THE DESOLATION OF SMAUG (12A) The middle part of The Hobbit trilogy really gets the series back on track
A DECADE ago, Peter Jackson made our Christmases with his astonishing realisations of The Lord of the Rings trilogy.
This time last year he came to us more like Scrooge or Alan Rickman in Robin Hood with his cry of "call off Christmas", with the plodding, ruinously boring The Hobbit: An Unexpected Journey, the first part of his new prequel trilogy based on J.R.R. Tolkien's beloved (but quite thin) book.
With so much extraneous gubbins crammed in, fears grew that Jackson was milking a dead cow, but miraculously he's managed to get the series back on track with this second episode.
It begins with a flashback, which could be viewed as just another piece of stuffing designed to justify what is yet again a hefty running time. But it's a fairly brief tidbit that shows us how the wizard Gandalf (Ian McKellen) met dwarf Thorin (Richard Armitage) to persuade him to try to unite the kingdoms and reclaim the throne that was taken from him.
Also give thanks that this serves as a very potted recap of all the set-up done in Unexpected Journey, so that we can then get straight back in to the action and not have to worry about Jackson's indulgences on the level of what we witnessed first time, when Elijah Wood's Frodo and old Bilbo were wheeled out for no justifiable reason whatsoever.
So we find Gandalf, hobbit Bilbo (Martin Freeman) and his newly acquired dwarf pals being chased across Middle Earth by murderous orcs as they continue deep into their quest to reach the dwarf kingdom, Erebor.
This is an immediately pleasant reminder of what many have come to love about these movies: brilliantly costumed and made-up actors running across breathtaking New Zealand landscapes being filmed by swirling helicopters.
And it's as a visual spectacle that The Desolation of Smaug really triumphs. It's clear from the first frame that this is a richly textured world, brim-filled with exceptional production design, albeit much of it of the computer generated variety.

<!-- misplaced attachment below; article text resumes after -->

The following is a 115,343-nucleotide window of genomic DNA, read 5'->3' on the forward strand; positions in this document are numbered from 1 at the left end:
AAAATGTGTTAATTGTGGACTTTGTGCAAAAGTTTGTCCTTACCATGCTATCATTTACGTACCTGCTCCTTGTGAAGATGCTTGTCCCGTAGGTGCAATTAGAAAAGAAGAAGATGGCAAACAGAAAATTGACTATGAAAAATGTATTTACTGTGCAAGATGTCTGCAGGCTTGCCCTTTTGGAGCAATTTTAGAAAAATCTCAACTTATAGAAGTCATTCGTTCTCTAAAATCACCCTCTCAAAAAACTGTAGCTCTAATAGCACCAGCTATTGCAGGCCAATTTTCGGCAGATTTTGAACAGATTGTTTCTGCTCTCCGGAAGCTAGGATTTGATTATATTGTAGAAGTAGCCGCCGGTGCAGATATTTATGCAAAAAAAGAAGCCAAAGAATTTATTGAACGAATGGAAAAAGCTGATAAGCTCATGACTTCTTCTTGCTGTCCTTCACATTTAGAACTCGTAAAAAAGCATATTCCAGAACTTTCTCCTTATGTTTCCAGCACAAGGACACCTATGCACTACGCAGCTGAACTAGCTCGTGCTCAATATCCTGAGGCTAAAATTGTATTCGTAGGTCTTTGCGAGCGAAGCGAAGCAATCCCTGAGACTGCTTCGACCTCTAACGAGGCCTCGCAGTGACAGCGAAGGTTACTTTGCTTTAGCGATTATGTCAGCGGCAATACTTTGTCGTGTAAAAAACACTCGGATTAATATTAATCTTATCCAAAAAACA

That's particularly true if you avoid the heinous High Frame Rate presentation that so hamstrung last year's movie, making it look not so much like Middle Earth as a home-videoed pantomime.
The quest itself has also turned into a far more compelling one, as we bounce from chase to fight in a whiz-bang opening hour that introduces us to bear-men and giant spiders while backgrounding the threat of the Necromancer, a malevolent force hanging hanging over the world.
We also never lose sight of the dark power of the Ring, the trinket binding these movies together, and the effect this has on Bilbo. His encounter with the spiders reminds us that this isn't just an action fantasy, but a work unafraid to tackle themes of greed and corruption, and we're blessed to be in the hands of such splendid actors as McKellen and Freeman, though they do disappear for a stretch in a midsection that represents one of the few dips in pace as we arrive at a man-village.
But again, bigger themes are at hand, as we pause to blend in a real-world message of poverty and the gulf between the rich and the underprivileged, wrapped in the politics of a fantasy village. We even get an appearance from Stephen Fry.
Plenty has been added, as is Jackson's way, but not too much that seems pointless or superfluous - silly dishwashing scenes and the like that slowed the first film to a crawl.
But otherwise the movie rarely loses sight of its primary action goal. There's loads of peril, even among the numerous pitstops, and the threat of a deadline helps too. And outwith that slight middle sag, this is rattling, exciting and executed with near-unparalleled technical bravado.
And Jackson has remembered how to do action again.
A dwarf-orc-elf fight alongside and down a raging river is a masterclass in momentum, thrust and imagination, and stands as one of the highlights of all our time in Middle Earth.
Bilbo the character earns his corn too, after being a bit of a passenger in his own movie first time out.
He displays increasing courage and fortitude, and actually does some burgling, fulfilling the role he was brought into the quest for in the first place.
The titular Smaug, the dragon that laid waste to Erebor, is a fine creation too, and we get to see plenty of him in a second half where the raised stakes really come into play.
Mind you, more than half the dwarfs are still anonymous or interchangeable, perhaps inevitable with so many of them. Other new characters work fairly well though, particularly the snobby, dwarf-hating elves, each with their own motivations and desires.
Old Fellowship member Legolas (Orlando Bloom) returns alongside newcomer Tauriel (Evangeline Lilly) to knock countless orc heads together (this is a remarkably violent film, by the way, surely setting the record for decapitations in a 12A certificate), one of a few nice touches to tie us in with the Lord of the Rings trilogy.
And we're back to honouring those great films after the initial misstep. Though the decision to break a slim Hobbit story into three films is still an ethically shaky, financially driven one, at least audiences will be getting something for their money this time around. Christmas is saved, for now.
Director: Peter Jackson
Running time: 161 mins